Sampling a few systems does not prove our public K-12 schools as a grand system are failing, or have failed.  Unfortunately, the U.S. NAEP studies and international PISA studies suggest they are underperforming for the resources committed, and the recent OECD study suggests that has been the case for some time.  Are these studies adequate diagnostically to support upending U.S. public education?  Rationally, probably not.  But do they also suggest that the U.S. has been remiss in not doing that diagnostic work on the grand system, and that a vast majority of our public K-12 schools has been remiss in blocking transparency, practicing denial, and rejecting self-reform?  

Yes, on both counts.  The “yes” is backed up by admittedly small numbers, but in depth observations of systems that display the superficial trappings of acceptable public K-12 performance, but digging deeper reveal areas of incompetence, unethical operation, or simply never being equipped to properly recognize the complete public education mission or how they must perform to support it.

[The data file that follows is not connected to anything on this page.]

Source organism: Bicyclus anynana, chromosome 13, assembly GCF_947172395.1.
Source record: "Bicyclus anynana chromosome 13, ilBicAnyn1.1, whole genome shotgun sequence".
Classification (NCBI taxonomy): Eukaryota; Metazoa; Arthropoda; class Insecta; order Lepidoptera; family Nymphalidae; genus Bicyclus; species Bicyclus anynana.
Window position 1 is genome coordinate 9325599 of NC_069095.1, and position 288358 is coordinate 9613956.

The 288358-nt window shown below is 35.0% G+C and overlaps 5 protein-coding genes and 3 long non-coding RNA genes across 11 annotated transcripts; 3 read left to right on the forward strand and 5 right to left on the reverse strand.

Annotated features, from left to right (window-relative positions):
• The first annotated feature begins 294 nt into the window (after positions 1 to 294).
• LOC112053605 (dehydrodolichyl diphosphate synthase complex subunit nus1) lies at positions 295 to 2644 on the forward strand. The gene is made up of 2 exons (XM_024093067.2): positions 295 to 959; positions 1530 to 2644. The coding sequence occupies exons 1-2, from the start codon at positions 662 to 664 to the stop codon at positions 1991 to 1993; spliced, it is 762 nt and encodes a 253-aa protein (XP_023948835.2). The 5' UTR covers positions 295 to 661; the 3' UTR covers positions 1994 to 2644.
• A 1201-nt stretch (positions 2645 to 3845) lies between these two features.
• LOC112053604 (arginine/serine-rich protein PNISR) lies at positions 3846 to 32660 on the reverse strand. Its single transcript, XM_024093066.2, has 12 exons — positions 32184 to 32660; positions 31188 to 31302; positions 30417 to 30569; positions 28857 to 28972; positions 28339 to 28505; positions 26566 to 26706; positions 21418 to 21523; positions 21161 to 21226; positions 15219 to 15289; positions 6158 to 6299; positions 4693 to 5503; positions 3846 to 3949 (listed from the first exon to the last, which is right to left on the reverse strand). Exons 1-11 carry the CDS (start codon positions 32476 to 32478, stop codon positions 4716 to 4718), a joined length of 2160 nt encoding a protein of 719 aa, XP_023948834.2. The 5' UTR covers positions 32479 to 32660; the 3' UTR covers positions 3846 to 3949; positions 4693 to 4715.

The additional property of U.S. public education, product of American simplistic views of governance, visceral rejection of some national learning standards, and socialism paranoia, is “local control.”  In the real world, local control of public schools has long been nibbled away by needed reforms to bolster equitable function and satisfy state/Federal mandates.  But also, reality, local control in bubble communities leaves enough room to make ignorance of contemporary knowledge, sports obsessions, inherited social customs, and community-centric thinking the most prominent precursors of local school strategies.  When the four are combined even the most reasonable interventions to modernize K-12 learning are generally rejected.  The nation’s current reformers have heavily targeted public schools serving the disenfranchised where major learning gaps occur; however, major contributors by count to U.S. public educational mediocrity among the world’s developed countries are equally likely many of America’s “Pleasantvilles.”

Lastly, relating these arguments to present reform philosophy, the question that needed to be asked as early as launch of NCLB was:  Can narrow, focused, and punitive emphasis on only one class of assessment of public school performance effectively (and responsibly) modify the upstream interactive series of strategies, choices, resources and practices of a school system to produce sustainable learning performance?  Making that reform mantra a monolithic tactic, ignoring all of the other processes and components contributing to learning change, even if it forced some adaptive behavior, was a highly risky strategy.  It left no wiggle room to recognize the internal mechanisms that had to change, nor acknowledged the inputs to regroup if the approach failed.